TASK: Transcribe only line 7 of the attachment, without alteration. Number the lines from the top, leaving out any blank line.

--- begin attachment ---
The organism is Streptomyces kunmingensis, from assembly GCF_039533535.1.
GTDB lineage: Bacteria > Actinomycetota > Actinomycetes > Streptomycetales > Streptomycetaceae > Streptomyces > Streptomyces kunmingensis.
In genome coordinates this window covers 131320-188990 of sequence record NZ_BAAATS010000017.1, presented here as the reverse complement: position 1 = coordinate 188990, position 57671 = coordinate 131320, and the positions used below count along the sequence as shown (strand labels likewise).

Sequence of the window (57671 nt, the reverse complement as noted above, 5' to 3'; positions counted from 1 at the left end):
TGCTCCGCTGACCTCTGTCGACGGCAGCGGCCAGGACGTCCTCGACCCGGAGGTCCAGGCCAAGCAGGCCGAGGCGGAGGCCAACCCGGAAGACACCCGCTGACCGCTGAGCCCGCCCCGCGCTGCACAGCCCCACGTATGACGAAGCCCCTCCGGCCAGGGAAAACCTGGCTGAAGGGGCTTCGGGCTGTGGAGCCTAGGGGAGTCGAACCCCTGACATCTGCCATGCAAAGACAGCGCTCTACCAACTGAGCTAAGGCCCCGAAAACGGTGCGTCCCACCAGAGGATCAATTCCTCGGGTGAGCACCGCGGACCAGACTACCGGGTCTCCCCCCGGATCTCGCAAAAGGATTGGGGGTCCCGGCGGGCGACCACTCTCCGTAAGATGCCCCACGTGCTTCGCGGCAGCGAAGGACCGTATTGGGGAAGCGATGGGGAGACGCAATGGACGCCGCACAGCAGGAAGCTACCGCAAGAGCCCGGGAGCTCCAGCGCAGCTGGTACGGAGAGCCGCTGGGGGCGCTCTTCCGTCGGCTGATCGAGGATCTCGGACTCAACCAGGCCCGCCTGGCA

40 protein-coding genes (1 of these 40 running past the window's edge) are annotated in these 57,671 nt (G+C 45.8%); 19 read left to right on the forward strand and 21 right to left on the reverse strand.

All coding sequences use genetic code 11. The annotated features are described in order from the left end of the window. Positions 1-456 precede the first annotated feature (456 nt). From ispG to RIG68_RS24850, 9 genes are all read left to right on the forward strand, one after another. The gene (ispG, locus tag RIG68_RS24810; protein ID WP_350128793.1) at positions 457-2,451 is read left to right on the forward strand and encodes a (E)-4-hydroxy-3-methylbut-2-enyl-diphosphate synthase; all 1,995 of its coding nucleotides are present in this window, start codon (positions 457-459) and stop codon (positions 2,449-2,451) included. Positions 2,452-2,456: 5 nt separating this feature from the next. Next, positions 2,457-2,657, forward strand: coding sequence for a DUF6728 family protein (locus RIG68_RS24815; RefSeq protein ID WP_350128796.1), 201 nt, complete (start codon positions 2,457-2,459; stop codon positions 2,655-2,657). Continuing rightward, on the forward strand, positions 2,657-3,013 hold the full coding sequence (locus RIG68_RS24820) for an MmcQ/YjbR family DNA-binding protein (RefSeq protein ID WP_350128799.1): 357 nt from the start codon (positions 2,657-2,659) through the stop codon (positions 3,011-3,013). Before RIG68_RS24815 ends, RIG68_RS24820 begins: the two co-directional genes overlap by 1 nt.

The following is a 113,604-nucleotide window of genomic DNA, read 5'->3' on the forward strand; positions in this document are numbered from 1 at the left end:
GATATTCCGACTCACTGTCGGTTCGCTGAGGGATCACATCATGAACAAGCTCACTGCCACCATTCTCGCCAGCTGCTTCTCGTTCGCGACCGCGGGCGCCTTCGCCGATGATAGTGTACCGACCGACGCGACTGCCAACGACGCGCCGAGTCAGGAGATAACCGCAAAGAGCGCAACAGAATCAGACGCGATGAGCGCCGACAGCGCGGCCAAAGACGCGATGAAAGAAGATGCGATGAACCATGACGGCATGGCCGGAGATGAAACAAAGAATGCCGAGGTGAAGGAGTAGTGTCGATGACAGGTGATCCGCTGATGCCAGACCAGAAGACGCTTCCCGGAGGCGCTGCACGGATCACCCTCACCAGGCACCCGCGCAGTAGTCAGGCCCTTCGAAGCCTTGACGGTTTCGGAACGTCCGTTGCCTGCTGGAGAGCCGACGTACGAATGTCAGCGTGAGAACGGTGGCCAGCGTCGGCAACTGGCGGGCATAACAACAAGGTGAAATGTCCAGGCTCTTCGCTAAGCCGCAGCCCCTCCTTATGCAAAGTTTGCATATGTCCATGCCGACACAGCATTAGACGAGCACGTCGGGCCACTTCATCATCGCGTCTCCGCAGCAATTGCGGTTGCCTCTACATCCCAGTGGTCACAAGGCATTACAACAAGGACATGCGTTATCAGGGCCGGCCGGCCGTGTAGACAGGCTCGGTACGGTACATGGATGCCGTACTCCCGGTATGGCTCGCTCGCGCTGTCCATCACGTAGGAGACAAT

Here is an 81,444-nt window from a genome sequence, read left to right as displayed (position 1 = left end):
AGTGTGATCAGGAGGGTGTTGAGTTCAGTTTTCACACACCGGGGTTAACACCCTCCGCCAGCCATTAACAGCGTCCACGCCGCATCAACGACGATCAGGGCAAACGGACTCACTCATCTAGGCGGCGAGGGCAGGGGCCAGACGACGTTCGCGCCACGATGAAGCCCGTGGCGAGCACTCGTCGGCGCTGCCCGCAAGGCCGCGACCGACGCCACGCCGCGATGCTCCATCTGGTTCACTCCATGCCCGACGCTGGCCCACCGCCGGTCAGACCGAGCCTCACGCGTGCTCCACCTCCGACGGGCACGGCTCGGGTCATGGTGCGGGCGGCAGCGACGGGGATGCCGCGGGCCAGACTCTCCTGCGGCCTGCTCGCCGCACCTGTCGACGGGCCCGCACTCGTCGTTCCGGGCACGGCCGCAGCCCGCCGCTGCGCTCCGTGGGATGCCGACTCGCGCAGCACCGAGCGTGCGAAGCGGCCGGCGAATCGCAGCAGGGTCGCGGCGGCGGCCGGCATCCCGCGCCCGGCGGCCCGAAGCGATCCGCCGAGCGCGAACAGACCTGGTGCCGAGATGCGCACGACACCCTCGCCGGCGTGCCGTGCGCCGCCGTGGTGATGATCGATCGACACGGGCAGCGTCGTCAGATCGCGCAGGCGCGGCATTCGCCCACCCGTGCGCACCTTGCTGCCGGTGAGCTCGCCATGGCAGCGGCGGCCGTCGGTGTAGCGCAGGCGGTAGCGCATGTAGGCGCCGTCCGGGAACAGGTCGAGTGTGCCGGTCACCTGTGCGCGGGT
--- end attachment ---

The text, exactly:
All coding sequences use genetic code 11. The annotated features are described in order from the left end of the window. Positions 1-456 precede the first annotated feature (456 nt). From ispG to RIG68_RS24850, 9 genes are all read left to right on the forward strand, one after another. The gene (ispG, locus tag RIG68_RS24810; protein ID WP_350128793.1) at positions 457-2,451 is read left to right on the forward strand and encodes a (E)-4-hydroxy-3-methylbut-2-enyl-diphosphate synthase; all 1,995 of its coding nucleotides are present in this window, start codon (positions 457-459) and stop codon (positions 2,449-2,451) included. Positions 2,452-2,456: 5 nt separating this feature from the next. Next, positions 2,457-2,657, forward strand: coding sequence for a DUF6728 family protein (locus RIG68_RS24815; RefSeq protein ID WP_350128796.1), 201 nt, complete (start codon positions 2,457-2,459; stop codon positions 2,655-2,657). Continuing rightward, on the forward strand, positions 2,657-3,013 hold the full coding sequence (locus RIG68_RS24820) for an MmcQ/YjbR family DNA-binding protein (RefSeq protein ID WP_350128799.1): 357 nt from the start codon (positions 2,657-2,659) through the stop codon (positions 3,011-3,013). Before RIG68_RS24815 ends, RIG68_RS24820 begins: the two co-directional genes overlap by 1 nt.